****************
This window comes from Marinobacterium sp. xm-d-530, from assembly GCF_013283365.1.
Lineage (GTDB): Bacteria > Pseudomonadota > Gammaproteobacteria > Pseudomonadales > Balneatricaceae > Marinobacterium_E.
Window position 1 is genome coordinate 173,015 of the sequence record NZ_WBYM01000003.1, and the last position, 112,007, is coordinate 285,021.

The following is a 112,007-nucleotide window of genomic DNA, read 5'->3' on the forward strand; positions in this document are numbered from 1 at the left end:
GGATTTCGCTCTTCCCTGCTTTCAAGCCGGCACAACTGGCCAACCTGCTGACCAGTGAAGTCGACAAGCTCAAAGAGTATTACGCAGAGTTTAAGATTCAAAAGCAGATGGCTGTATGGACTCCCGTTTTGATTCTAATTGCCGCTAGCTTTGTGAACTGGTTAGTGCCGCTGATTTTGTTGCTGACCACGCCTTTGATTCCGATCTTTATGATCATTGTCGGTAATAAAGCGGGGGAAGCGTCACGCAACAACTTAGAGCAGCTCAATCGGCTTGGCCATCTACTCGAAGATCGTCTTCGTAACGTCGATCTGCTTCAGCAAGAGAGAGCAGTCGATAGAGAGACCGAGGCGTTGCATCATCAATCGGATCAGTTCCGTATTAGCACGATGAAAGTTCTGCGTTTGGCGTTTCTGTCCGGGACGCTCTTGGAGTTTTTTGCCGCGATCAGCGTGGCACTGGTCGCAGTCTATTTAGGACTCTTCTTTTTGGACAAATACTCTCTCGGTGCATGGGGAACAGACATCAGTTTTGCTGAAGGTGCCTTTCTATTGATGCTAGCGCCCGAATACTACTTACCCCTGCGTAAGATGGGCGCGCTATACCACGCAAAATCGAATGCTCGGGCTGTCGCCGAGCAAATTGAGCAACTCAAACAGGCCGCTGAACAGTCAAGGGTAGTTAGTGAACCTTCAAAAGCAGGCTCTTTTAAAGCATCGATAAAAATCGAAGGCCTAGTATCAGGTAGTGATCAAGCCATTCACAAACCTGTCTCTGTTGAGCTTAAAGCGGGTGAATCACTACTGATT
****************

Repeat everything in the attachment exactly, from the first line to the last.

This window comes from Marinobacterium sp. xm-d-530, from assembly GCF_013283365.1.
Lineage (GTDB): Bacteria > Pseudomonadota > Gammaproteobacteria > Pseudomonadales > Balneatricaceae > Marinobacterium_E.
Window position 1 is genome coordinate 173,015 of the sequence record NZ_WBYM01000003.1, and the last position, 112,007, is coordinate 285,021.

The following is a 112,007-nucleotide window of genomic DNA, read 5'->3' on the forward strand; positions in this document are numbered from 1 at the left end:
GGATTTCGCTCTTCCCTGCTTTCAAGCCGGCACAACTGGCCAACCTGCTGACCAGTGAAGTCGACAAGCTCAAAGAGTATTACGCAGAGTTTAAGATTCAAAAGCAGATGGCTGTATGGACTCCCGTTTTGATTCTAATTGCCGCTAGCTTTGTGAACTGGTTAGTGCCGCTGATTTTGTTGCTGACCACGCCTTTGATTCCGATCTTTATGATCATTGTCGGTAATAAAGCGGGGGAAGCGTCACGCAACAACTTAGAGCAGCTCAATCGGCTTGGCCATCTACTCGAAGATCGTCTTCGTAACGTCGATCTGCTTCAGCAAGAGAGAGCAGTCGATAGAGAGACCGAGGCGTTGCATCATCAATCGGATCAGTTCCGTATTAGCACGATGAAAGTTCTGCGTTTGGCGTTTCTGTCCGGGACGCTCTTGGAGTTTTTTGCCGCGATCAGCGTGGCACTGGTCGCAGTCTATTTAGGACTCTTCTTTTTGGACAAATACTCTCTCGGTGCATGGGGAACAGACATCAGTTTTGCTGAAGGTGCCTTTCTATTGATGCTAGCGCCCGAATACTACTTACCCCTGCGTAAGATGGGCGCGCTATACCACGCAAAATCGAATGCTCGGGCTGTCGCCGAGCAAATTGAGCAACTCAAACAGGCCGCTGAACAGTCAAGGGTAGTTAGTGAACCTTCAAAAGCAGGCTCTTTTAAAGCATCGATAAAAATCGAAGGCCTAGTATCAGGTAGTGATCAAGCCATTCACAAACCTGTCTCTGTTGAGCTTAAAGCGGGTGAATCACTACTGATT